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# A stochastic predator–prey model for integrated pest management

*Advances in Difference Equations*
**volume 2019**, Article number: 360 (2019)

## Abstract

This paper studies a stochastic predator–prey model for integrated pest management. It shows that the system has a positive solution that exists globally. The long time behavior of the system is investigated, and a condition for the pest to go extinct is given. Then the numerical simulations are carried out to illustrate our theoretical results and facilitate their interpretation.

## Introduction

As an important area of research, pest control has generated an increasing interest in recent years [1,2,3,4,5,6,7,8,9,10,11,12]. Pest control is a complex issue in real applications, where a key objective is to reduce harm caused by pests to plants, animals, and humans. Traditional method for pest control is the seasonal or state-dependent spraying of chemical pesticide, which can reduce the pest population considerably. In fact, nowadays in most cropping systems, insecticides are still the principal means of controlling pests once the economic threshold has been reached [7, 8, 11, 12]. Chemical spraying is useful and sometimes could be the only feasible method in preventing economic loss. However, it may create both human and environmental risks by applying broad-spectrum pesticides.

A better and effective strategy for controlling pest and preventing pest damage is to combine different methods, which is known as *Integrated Pest Management* (IPM) [4,5,6, 8,9,10]. The goal of IPM is to manage pest damage by the most economical means and with the least possible hazard to the environment. To achieve such a goal, one needs to have sufficient information on the pest and its control methods. One of the environmentally friendly pest control methods is to reduce the pest population by its natural enemies, which is often an important component of an IPM strategy. In this approach, human beings play an active role by increasing the number of natural enemies at critical times. It is usually through mass releases of the natural enemies in a field or greenhouse. However, other pest control methods could be used at the same time when there are not enough natural enemies to decrease pest populations.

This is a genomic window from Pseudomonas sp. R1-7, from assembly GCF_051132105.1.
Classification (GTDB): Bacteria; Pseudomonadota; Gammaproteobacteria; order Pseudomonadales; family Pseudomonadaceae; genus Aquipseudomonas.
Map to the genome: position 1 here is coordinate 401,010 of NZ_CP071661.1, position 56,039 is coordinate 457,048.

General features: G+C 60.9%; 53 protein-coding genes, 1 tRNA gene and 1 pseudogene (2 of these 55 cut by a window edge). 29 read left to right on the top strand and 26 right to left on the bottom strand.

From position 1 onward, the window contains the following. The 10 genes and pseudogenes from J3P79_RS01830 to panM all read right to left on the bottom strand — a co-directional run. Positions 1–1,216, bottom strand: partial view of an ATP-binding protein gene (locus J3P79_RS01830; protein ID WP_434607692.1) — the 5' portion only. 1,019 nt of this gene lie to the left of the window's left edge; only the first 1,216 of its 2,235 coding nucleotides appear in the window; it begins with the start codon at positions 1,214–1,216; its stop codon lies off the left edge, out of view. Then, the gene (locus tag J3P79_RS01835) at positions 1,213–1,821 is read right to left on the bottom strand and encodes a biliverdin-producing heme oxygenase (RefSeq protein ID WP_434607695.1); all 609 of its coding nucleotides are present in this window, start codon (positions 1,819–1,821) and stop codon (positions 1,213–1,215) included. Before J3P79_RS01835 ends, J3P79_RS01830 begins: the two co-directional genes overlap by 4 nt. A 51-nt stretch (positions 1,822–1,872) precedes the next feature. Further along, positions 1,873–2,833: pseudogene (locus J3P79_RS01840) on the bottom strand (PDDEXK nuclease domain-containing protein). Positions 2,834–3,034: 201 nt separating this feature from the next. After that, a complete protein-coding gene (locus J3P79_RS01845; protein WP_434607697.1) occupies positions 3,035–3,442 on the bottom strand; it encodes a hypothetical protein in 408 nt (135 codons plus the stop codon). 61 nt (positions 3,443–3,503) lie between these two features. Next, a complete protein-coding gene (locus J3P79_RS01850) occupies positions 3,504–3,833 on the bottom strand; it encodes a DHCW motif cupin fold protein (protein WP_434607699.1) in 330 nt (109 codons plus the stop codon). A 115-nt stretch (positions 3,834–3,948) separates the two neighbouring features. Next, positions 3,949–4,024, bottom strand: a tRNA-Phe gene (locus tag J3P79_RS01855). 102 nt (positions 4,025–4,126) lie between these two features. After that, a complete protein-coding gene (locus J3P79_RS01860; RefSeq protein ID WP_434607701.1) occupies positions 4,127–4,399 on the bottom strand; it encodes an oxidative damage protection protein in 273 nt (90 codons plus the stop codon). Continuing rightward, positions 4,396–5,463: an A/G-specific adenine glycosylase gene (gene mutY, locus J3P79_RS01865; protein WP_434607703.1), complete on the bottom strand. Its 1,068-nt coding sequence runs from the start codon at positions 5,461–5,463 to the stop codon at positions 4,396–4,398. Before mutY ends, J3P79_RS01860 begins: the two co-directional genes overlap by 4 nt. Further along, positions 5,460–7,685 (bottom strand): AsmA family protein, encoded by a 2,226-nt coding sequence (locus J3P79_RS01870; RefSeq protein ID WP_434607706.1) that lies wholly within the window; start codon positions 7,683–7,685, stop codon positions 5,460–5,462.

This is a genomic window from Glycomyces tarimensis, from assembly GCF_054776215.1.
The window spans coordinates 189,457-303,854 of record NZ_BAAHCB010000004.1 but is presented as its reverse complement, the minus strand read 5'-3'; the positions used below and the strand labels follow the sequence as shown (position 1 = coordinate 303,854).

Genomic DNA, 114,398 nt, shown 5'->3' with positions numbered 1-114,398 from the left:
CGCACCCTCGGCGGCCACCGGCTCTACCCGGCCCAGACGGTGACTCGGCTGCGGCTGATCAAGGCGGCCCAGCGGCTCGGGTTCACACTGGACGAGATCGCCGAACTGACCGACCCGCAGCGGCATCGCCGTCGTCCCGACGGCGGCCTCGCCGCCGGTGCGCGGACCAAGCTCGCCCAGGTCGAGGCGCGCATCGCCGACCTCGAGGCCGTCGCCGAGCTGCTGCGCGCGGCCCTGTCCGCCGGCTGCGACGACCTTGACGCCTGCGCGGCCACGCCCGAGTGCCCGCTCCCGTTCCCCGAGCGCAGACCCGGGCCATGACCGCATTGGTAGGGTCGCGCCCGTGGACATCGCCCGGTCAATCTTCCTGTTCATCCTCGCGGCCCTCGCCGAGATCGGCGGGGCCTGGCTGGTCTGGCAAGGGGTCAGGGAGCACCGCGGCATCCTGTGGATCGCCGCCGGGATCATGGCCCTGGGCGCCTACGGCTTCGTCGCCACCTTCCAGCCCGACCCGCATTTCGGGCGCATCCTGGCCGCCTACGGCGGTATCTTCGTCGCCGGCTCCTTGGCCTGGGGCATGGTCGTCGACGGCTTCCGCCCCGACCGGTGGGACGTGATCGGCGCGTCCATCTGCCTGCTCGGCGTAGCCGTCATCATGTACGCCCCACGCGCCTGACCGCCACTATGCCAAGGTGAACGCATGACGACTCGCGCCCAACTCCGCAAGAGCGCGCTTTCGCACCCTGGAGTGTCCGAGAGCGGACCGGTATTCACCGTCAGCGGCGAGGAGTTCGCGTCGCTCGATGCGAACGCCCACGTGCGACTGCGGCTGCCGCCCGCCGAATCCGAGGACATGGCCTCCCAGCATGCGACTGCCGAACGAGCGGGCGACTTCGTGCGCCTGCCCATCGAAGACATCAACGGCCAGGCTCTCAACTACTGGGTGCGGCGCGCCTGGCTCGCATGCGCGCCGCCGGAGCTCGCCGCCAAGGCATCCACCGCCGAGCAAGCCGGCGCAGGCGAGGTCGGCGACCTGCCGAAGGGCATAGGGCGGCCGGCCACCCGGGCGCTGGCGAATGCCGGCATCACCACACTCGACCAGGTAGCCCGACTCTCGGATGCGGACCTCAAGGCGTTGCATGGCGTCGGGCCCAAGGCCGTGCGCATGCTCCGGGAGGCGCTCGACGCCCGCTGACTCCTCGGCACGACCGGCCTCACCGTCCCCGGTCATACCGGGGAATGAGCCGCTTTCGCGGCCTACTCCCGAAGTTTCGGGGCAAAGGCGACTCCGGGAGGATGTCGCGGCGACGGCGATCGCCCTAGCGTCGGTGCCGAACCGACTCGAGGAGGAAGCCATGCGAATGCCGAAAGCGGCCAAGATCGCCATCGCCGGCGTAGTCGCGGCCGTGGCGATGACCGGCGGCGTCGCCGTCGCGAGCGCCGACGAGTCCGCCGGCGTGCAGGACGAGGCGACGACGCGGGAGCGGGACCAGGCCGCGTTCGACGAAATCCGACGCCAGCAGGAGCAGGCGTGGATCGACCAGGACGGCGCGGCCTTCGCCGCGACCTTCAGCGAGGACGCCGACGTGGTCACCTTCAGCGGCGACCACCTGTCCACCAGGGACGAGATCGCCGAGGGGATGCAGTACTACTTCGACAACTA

On the other hand, in the real world, the growth of species often suffers from disturbances due to some natural and man-made factors such as drought, flooding, harvesting, fire, earthquake, and so on. Such disturbances often occur in a relatively short time interval and cause sharp changes in the population which are often modeled as impulses at some sequence of discrete times.

Inspired by the above discussion, we shall propose, in this paper, a stochastic predator–prey IPM model. Initially, we shall show that our model has a positive solution, and then investigate the long time behavior of the system. We shall establish some sufficient conditions for the pest to go extinct. Moreover, we shall give some numerical examples and carry out computer simulations to illustrate our theoretical results and their biological implications.

## The stochastic IPM model

In [8], the authors first take into account the simplest case where in each impulsive period *T* there is a pesticide application, so the killing efficiency rate function can be formulated by the exponentially decaying piecewise periodic function. Further, in each impulsive period *T*, *Q* (\(Q\geq 0\)) is the constant number of natural enemies added to the population during each impulsive event. These assumptions result in the following pest-natural enemy model:

where \(x(t)\) and \(y(t)\) are the population density of the pest and the natural enemy at time *t*, respectively, *r* represents the intrinsic growth rate, *K* is the carrying capacity parameter, *β* denotes the attack rate of the predator, *λ* represents conversion efficiency, and *η* is the predator mortality rate. The same model (2.1) without any residual effects of the pesticides on the pest (i.e., only an instantaneous killing efficiency was considered) has been investigated, see [5] for details.

When considering the interference of external factors, model (2.1) is not applicable. In order to describe these phenomena more accurately, some authors considered the stability of *Stochastic Differential Equations* (SDE) [13,14,15,16,17,18,19,20,21,22,23,24]. When a pesticide kills a pest instantly, impulsive differential equations (hybrid dynamical systems) can provide a natural description of pulse-like actions. Based on the above discussion, we establish the stochastic predator–prey impulsive pest management model

where \(\alpha _{1}\) and \(\alpha _{2}\) are the coefficients of the effects of environmental stochastic perturbations on the pest and the natural enemy, \(B_{i}(t), i=1,2\), is the standard Brownian motion, \(0\leq p _{n} <1\) is the proportion by which the pest density is reduced by killing the number of pests at time \(t=nT\), and \(q_{n}\) denotes the proportion of natural enemies released at time *nT*.

## Dynamic behavior of the model

In this section, we will state and prove our main results.

### Theorem 3.1

*For any given initial value*
\((x_{0},y_{0})\in R_{+}^{2} \), *model* (2.2) *has a unique solution*
\((x(t),y(t))\)
*defined for all*
\(t \in [0,\infty )\).

### Proof

Consider the following SDE without impulse: